I followed along with Art Painting Workshop’s YouTube tutorial.
What a learned:
- water control
- Start with a strong drawing.
- Keep my ink or pencil sketch handy as a reference if I get wobbly about the guide lines in the painting.
- Keep track of my color mixes, label them on the palette.
- Don’t try to “fix” too much. Just let it be and if I really hate it, adjust in the next painting otherwise it will look really overworked and scrubby.
- Wet the areas I want to paint but don’t let the pigment get anywhere close to the waterline to avoid the hard edges completely.
- Don’t apply a bunch of dark paint at once, layer it up to the final value.
- Use the soft blending technique to control the spread of pigment within the wet areas.
- Don’t use a hair dryer, just wait.
- It takes the pressure off to think of every one as a study or a practice piece.
- Don’t use the cello tape and be super careful with the masking tape at the end! This guy has some tips on how to prevent tearing.
What I liked:
- intensity of color
- range of values
- structure held up during the process
- the nose!
What I want to change:
- overworked look that came from rewetting super pigmented areas and scrubbing out hard lines
- I liked the plain white background better than the metallic and yellow ochre
What’ I’ve learned so far:
- Glazing is everything! In the video, they work over the same area 10x. It really adds depth. Without the step-by-step demo, I wouldn’t have know how many layers there are in this. As it is, I probably went too dark too fast.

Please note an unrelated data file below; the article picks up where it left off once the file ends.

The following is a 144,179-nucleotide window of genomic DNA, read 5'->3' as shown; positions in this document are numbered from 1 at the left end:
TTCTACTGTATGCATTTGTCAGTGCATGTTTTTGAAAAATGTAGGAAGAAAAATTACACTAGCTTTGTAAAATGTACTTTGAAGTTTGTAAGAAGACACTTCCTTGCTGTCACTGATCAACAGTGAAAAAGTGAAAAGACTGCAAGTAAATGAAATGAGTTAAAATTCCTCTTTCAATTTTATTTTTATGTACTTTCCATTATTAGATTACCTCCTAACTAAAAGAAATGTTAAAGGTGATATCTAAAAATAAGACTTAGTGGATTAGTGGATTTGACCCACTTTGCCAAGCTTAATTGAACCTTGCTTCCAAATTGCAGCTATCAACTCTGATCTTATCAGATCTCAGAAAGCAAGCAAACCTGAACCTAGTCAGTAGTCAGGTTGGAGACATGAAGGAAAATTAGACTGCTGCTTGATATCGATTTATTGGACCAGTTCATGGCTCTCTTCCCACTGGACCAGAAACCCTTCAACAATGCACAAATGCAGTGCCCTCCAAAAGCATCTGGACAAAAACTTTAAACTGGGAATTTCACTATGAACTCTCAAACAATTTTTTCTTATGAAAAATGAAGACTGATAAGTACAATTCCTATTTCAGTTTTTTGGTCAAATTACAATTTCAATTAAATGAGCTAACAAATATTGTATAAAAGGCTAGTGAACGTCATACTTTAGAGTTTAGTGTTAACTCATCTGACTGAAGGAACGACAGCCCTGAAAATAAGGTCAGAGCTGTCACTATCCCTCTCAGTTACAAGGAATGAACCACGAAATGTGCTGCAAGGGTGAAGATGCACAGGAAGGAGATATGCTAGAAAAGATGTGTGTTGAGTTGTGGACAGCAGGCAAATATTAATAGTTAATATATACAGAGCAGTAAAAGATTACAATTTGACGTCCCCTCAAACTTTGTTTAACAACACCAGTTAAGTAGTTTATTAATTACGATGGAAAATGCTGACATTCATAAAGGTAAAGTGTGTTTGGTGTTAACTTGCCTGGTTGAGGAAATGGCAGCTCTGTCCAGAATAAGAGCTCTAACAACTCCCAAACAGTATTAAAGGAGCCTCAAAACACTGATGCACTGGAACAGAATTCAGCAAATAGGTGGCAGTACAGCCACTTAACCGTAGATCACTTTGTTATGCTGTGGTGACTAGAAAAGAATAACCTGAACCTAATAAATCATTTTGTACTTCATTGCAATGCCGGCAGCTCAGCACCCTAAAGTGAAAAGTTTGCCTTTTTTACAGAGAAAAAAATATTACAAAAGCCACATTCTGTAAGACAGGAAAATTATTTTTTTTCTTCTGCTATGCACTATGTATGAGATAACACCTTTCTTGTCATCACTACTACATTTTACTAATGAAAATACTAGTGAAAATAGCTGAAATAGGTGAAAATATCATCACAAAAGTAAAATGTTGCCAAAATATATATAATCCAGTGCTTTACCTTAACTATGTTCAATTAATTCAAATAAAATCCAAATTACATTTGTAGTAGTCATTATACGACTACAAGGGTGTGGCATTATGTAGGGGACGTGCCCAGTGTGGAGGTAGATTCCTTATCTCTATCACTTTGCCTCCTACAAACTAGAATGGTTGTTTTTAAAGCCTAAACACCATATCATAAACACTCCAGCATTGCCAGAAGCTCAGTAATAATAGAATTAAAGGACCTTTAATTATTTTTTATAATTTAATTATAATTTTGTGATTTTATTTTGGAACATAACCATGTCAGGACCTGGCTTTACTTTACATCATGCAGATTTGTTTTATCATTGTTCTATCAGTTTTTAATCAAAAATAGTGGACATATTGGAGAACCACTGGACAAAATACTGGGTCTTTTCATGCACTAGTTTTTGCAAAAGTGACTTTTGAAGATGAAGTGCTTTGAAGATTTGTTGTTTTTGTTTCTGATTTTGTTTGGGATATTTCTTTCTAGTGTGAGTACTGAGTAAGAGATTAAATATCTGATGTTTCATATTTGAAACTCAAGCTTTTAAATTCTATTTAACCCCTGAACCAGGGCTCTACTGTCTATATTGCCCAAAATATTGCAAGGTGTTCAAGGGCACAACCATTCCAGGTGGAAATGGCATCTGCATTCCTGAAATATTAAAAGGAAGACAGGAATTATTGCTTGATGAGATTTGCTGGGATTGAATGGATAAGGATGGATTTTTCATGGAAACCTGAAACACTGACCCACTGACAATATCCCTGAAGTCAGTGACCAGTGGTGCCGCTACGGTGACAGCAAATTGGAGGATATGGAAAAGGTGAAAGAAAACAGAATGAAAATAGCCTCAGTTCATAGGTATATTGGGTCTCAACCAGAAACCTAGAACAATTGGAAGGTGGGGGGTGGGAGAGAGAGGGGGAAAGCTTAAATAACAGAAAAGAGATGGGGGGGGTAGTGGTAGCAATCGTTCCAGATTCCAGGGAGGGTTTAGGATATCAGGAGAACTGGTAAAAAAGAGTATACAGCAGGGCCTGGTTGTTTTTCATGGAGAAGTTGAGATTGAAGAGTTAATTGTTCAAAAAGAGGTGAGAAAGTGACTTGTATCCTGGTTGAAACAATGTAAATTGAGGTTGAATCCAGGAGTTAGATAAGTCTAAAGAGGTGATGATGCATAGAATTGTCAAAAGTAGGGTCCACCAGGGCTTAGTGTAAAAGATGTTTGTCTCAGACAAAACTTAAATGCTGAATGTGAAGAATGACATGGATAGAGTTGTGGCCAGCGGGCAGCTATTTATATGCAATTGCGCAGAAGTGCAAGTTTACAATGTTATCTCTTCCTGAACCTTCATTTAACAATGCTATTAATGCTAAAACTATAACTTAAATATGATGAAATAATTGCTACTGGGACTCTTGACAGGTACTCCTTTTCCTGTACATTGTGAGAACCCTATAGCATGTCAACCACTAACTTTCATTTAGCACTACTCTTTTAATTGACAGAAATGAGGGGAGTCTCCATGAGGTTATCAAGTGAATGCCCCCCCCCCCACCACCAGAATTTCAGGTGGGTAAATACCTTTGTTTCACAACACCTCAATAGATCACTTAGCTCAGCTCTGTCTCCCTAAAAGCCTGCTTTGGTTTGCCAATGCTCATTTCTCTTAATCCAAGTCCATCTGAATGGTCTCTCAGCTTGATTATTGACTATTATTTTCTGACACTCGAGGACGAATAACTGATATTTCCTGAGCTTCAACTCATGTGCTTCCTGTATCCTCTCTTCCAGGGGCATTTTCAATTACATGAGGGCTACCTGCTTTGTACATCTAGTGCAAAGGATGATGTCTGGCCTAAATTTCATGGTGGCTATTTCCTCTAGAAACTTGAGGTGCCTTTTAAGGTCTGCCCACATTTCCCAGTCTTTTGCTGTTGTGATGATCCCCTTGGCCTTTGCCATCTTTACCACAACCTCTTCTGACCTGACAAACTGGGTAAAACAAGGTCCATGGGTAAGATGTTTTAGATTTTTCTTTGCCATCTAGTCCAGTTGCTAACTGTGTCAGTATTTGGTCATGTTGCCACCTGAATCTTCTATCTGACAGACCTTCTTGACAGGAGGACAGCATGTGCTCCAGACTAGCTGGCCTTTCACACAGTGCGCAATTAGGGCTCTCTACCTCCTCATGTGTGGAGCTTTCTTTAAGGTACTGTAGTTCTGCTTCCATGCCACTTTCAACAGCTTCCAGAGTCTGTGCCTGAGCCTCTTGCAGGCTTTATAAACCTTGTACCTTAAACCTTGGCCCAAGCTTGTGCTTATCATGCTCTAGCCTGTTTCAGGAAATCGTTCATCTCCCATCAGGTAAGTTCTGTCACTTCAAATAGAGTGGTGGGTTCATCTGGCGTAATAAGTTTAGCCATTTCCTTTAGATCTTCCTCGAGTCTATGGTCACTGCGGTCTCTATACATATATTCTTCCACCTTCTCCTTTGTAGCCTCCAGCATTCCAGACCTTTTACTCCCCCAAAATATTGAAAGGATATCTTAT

- Lighting in portraiture is everything!
- How the heck do you get the paper from drying immediately?!?!
- It seems weird not to work up all the aspects of the composition concurrently. I’m not sure I would choose to do it that way on my own.
Carol Carter’s thoughts on watercolor
Lots of great reflections in this interview with Carol Carter:
- She does several paintings of the same subject before she gets one that is good enough to show.
- Don’t do exercises. Always do finished paintings. Don’t go back and “fix” awkward parts. Do the painting again, from beginning to end. Learn from your mistakes. Do a progressive painting based on the former one. It’s not about making one painting perfect but a sequence of paintings. It’s not really about the product as much as the process.
- You’ll develop your visual language over time, like 12 years! 🙂 It’s not magic. It’s just painting.